|laziness, impatience, and hubris|
Anyone who looks at your code must be able to understand at a glance what it is doing, and their “glance” must be correct.
Would you expect a non-musician to be able to work out how a piece of music will sound, from "a glance" at the score?
Or your mother to know the function of a circuit, from a "glance" at a circuit diagram?
Or a butcher where to cut you, from "a glance" at your head x-ray plate?
Hopefully, that's taken care of the "anyone" bit.
Musicians practice endlessly, even when playing a piece they've played hundreds of times before.
Give a circuit diagram to the most qualified electronics engineer, and ask him what it does, and he'll likely want minutes, if not weeks of deliberation and inspection before he'll offer an opinion.
And nobody wants a brain surgeon rushing into their head, after "a glance" at the x-ray.
Beyond the most trivial, computer programs are at least as complicated as all of those. When will programmers stop devaluing their own skills, in the expectation that just anyone should be able to understand the product of hours or days of their effort, "at a glance".
Source code size is not a consideration.
This is another obvious sounding aphorism that simply isn't true. Disk space may be dirt cheap, and computers very fast, but computers don't write or modify code. Human beings do. And human beings have limited resources.
We have limited recall. And limited vision. And one of the effects of that, is that the more spread out the code, the harder it is to grasp an overview of that code. It is this very thing that makes high level languages easier to read, write and maintain than assembler.
The long, narrow source code layout of assembler with one op-code per line, makes it extremely difficult to maintain a knowledge of what variables are "in scope". And nigh impossible to gain and maintain an overview of what the code is doing. High level languages operate by hiding dozens or even hundreds of op-codes behind each individual line. Thereby allowing the programmer to see the wood for the trees.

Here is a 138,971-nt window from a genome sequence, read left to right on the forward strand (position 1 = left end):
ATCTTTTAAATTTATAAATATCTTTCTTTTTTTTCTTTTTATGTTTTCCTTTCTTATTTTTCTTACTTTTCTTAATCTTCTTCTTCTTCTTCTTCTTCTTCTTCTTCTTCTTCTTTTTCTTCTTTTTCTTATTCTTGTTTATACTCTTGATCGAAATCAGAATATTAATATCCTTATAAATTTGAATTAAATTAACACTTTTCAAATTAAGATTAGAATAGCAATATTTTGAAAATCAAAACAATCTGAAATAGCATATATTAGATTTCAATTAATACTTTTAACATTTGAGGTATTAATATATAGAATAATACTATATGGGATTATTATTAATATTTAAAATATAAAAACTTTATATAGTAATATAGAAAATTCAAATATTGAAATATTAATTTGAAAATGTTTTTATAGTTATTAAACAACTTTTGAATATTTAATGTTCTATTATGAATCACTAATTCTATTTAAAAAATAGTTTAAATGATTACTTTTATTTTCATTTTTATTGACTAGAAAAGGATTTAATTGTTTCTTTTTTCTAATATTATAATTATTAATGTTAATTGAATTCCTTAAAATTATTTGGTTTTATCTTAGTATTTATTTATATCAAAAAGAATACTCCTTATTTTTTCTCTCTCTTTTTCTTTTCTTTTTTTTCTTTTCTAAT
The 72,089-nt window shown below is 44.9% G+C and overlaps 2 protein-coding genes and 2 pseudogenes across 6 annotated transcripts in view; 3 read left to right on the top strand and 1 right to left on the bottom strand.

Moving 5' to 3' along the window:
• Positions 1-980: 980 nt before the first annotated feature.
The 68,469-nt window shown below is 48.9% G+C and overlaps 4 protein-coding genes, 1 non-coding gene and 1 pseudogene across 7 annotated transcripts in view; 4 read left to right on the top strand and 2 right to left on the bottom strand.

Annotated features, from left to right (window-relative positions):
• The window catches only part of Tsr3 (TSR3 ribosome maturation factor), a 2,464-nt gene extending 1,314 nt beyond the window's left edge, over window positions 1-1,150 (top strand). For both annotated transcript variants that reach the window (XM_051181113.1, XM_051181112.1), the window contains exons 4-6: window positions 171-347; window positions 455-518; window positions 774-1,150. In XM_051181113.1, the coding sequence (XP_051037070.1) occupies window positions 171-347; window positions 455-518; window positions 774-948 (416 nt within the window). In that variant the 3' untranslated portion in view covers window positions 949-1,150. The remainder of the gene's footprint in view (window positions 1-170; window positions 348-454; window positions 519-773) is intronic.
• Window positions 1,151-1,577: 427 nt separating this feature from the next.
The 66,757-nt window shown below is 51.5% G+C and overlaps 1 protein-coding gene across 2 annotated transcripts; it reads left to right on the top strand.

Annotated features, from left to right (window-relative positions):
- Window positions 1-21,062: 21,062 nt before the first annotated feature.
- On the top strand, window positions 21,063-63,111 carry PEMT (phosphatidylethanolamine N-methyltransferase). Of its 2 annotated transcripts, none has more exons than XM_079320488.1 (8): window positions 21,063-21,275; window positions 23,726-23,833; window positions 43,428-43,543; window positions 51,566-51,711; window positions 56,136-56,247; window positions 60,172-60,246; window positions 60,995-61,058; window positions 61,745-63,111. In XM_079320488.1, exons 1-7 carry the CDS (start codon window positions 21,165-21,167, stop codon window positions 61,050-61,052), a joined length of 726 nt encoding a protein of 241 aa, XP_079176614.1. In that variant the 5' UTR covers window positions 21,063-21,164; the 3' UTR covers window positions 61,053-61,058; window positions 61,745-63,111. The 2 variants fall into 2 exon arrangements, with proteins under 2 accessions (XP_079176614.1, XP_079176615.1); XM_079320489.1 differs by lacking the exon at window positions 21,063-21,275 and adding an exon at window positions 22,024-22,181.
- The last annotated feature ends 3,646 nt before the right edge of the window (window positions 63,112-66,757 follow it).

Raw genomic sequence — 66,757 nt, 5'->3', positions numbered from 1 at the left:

Laboriously and verbosely spreading out the individual elements of a program's structure in the vain ideal that it will make it easier for the uninitiated novice to understand, is like putting big, grippy handles on a scalpel, in the hope that it will make surgery easier for the local car mechanic.
Programming is hard. It requires learning, skills and practice. It should not be devalued as a blue-collar skill that can be acquired by any walk-in after a 3 day orientation.
It's a well documented fact that the best programmers are anything from 3 to 10 times as productive as the average. But that productivity does not come from them being able to type at 10x the speed. It comes in large part because they do more with each line of code they write.
And that has the knock on effect that during maintenance, there is less code to read. It is easier to form the overview, because each screen-full embodies more of the overall picture. Each line enacts one, complete logical step of the high-level algorithm, rather than that logical step being spread out across 5 or 10 lines.
Yes, each line may require more than "a glance" to understand. But because more logical steps of the full algorithm are visible, the overall flow becomes obvious more quickly.
And your own example makes the point as clearly as any other. If you write your old chestnut as a single line, rather than spreading it out down the page:
PARIS IN THE THE SPRING
The flaw ("bug"), becomes obvious.
Examine what is said, not who speaks -- Silence betokens consent -- Love the truth but pardon error.
"Science is about questioning the status quo. Questioning authority".
In the absence of evidence, opinion is indistinguishable from prejudice.
In reply to Re^2: A matter of style: how to perform a simple action based on a simple condition?